On the 14th of August this year, 61-year-old Mick Deane went to work and expected to return home to his family once his work was done. Like most 61-year-olds Mick had a family to go home to and was most likely looking forward to getting out of his work clothes and relaxing after a long stint in the office.
Except unlike most, Mick's office was a helicopter or a jeep or a stretch of land and his day's work was to film current foreign affairs news for Sky News. And having worked as a cameraman for Sky News for 15 years, Mick Deane was shot whilst filming the latest violence and bloodshed that erupted in Egypt almost three weeks ago.
Two Egyptian reporters were also shot dead on the 14th of August and reports of at least six others suffering gun shot wounds were reported by Journalists without Borders during the clashes between security forces and protestors demonstrating against the removal of democratically elected President Mohammad Morsi.
In the space of a single day in Cairo, then, at least 9 reporters and media employees were shot and wounded.
Numbers like these are depressingly common in today's conflict driven global world. Indeed, according to the Doha Centre for Media Freedom at least 110 professional or citizen journalists have been killed in Syria whilst reports of abductions, rapes and the torture of media employees are increasingly hitting the newsstands. Over the entirety of 2012 it has been reported that journalist fatalities rose to approximately 13 percent.
Back in February of this year The Atlantic ran an interview with former Reuters correspondent Anne Sebba emblazoned with the title "It's More Dangerous Than Ever To Be A Female War Reporter" whilst both The Independent and The Telegraph have waded into the debate on the dangers that foreign correspondents and freelance journalists drawn to conflict zones face every day.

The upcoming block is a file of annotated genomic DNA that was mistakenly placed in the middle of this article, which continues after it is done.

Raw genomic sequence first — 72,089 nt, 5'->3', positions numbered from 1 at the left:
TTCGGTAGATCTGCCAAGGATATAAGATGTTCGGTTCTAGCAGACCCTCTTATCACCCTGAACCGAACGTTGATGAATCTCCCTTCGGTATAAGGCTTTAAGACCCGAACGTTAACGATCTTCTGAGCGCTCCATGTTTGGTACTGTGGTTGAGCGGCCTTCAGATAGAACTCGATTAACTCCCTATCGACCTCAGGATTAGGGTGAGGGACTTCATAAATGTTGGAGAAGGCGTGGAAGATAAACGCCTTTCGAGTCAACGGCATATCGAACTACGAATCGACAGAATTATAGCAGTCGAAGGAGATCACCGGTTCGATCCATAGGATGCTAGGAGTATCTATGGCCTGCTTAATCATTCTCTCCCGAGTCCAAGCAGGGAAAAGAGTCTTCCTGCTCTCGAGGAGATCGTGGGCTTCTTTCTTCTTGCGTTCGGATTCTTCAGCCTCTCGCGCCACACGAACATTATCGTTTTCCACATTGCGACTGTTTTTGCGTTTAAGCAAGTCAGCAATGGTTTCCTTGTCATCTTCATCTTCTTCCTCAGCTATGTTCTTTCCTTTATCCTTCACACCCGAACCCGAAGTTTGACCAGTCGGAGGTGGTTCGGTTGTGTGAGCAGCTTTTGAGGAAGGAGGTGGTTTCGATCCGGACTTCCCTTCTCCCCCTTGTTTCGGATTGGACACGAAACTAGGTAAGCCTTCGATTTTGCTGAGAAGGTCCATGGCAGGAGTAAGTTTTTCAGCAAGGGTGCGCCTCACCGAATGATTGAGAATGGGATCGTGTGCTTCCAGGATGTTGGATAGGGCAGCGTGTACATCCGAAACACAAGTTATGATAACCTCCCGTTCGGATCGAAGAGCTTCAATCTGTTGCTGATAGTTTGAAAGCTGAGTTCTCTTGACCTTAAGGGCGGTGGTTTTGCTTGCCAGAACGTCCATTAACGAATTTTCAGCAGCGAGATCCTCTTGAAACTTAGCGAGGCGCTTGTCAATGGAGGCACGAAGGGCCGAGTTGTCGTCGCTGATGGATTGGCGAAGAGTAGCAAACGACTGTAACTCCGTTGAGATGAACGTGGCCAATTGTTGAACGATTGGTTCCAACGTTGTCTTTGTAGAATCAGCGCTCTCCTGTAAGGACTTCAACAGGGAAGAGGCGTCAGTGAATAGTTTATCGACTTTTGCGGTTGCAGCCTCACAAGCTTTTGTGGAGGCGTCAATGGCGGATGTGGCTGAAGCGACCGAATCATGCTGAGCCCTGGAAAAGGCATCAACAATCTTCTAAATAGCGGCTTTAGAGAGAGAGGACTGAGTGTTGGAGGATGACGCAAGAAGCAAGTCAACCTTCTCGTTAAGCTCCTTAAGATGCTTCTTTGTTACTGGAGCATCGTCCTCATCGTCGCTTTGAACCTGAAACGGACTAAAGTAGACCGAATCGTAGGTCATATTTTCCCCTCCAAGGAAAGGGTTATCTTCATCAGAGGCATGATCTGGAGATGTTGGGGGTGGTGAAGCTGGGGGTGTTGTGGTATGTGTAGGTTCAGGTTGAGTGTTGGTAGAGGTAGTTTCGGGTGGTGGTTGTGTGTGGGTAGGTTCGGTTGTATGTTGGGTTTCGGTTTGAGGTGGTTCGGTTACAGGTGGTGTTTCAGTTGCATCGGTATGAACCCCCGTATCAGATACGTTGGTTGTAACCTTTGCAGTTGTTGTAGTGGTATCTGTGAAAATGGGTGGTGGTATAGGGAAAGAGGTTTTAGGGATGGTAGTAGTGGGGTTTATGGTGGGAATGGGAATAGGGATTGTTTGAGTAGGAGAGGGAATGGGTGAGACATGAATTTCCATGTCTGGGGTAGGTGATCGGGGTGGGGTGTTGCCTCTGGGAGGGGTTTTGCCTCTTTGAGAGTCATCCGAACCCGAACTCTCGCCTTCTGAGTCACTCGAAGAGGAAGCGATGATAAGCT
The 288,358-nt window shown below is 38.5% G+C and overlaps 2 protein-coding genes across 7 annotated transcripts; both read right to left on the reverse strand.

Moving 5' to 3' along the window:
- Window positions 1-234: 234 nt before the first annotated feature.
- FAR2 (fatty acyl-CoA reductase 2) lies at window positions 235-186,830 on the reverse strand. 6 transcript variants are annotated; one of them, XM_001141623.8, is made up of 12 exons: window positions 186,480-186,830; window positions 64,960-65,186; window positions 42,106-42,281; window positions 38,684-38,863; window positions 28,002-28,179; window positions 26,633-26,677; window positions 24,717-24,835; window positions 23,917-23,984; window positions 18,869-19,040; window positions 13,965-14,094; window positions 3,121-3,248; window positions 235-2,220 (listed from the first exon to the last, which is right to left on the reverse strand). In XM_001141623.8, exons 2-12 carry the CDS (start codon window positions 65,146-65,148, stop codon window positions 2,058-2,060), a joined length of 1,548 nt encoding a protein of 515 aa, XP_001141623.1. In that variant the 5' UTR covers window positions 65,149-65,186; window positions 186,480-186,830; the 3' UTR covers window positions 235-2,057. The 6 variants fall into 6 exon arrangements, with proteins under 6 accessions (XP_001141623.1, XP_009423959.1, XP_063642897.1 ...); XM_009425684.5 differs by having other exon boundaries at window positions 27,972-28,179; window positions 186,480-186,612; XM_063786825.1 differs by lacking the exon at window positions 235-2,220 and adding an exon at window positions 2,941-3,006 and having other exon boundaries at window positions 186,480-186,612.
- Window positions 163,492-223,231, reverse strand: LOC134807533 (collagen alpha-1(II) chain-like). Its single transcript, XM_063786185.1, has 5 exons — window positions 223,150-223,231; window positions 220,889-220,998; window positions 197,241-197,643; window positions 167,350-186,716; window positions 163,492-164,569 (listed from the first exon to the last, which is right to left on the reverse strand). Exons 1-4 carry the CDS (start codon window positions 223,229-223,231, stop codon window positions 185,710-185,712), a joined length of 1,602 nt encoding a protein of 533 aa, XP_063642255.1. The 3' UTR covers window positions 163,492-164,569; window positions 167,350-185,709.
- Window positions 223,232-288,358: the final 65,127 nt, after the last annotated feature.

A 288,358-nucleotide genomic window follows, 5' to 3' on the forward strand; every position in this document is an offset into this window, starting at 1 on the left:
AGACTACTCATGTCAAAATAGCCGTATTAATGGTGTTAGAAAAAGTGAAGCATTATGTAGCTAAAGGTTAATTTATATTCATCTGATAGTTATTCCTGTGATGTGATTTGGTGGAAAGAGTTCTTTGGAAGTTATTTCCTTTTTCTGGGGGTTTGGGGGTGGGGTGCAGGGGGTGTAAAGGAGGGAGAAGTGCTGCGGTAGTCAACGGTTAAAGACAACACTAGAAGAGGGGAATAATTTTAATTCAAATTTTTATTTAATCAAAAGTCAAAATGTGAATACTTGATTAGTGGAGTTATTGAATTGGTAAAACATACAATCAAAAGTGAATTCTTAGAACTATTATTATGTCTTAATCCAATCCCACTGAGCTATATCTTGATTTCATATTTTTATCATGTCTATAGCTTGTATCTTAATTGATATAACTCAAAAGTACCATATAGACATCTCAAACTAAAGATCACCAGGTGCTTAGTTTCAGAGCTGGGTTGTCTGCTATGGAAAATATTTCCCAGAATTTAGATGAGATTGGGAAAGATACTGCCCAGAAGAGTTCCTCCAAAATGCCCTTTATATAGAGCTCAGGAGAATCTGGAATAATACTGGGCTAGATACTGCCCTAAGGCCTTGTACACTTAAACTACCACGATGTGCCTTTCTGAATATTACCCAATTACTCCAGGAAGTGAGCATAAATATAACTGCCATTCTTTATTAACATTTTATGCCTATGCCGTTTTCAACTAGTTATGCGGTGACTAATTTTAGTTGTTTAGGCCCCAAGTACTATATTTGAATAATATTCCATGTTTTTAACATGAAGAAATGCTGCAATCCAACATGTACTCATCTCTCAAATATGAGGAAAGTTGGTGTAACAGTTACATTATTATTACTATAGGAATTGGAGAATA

Much has been said in recent years about the decline of the media profession as social media sites such as Twitter and Facebook circulate news before journalists even get a chance to put the nib of their pen to paper so to speak.
So if the risks of conflict reporting are steadily getting higher yet the return or the presumed relevance of such reporting is rapidly declining in the face of around the clock tweeting and uploading - will we see a dearth of conflict reporters risking their lives to get the story?
If we do it will be a crying shame.
Despite the huge risks that journalists put themselves in, the need for conflict reporters, cameramen like Mick Deane and the news crews, fixers and support that accompany them are more important than ever.
With news travelling around the world in a second, society today has become somewhat anesthetized to conflict. Conversations over cups of coffee brush upon conflict, "Oh did you hear Egypt's in trouble again", before moving swiftly on. The conflict that dominated newsstands one week will be replaced by another the week after until those passing stands by assume conflicts only ever last a week or so.
Isn't this exactly what we've seen in August alone? Only last week the topic of conversation was Egypt and what was going to happen yet this week the only topic of conversation, when 'conflict' is brought up, is whether the Syrian government did indeed use chemical weapons.
Yet the Syrian Civil War has been going on for two years.
With society becoming ever more fickle and attention spans becoming shorter than those of a goldfish, conflict reporters are there to keep the public informed. Without them Syria or Egypt or Nigeria or Rwanda would just be another place where another conflict has just erupted. War correspondents are needed to add depth and humanity to the discussion.
So whilst newsstands may not be focussing on Egypt or Mick Deane or any of the other reporters who died anymore, without them the Egyptian conflict would have been just another conflict in just another place.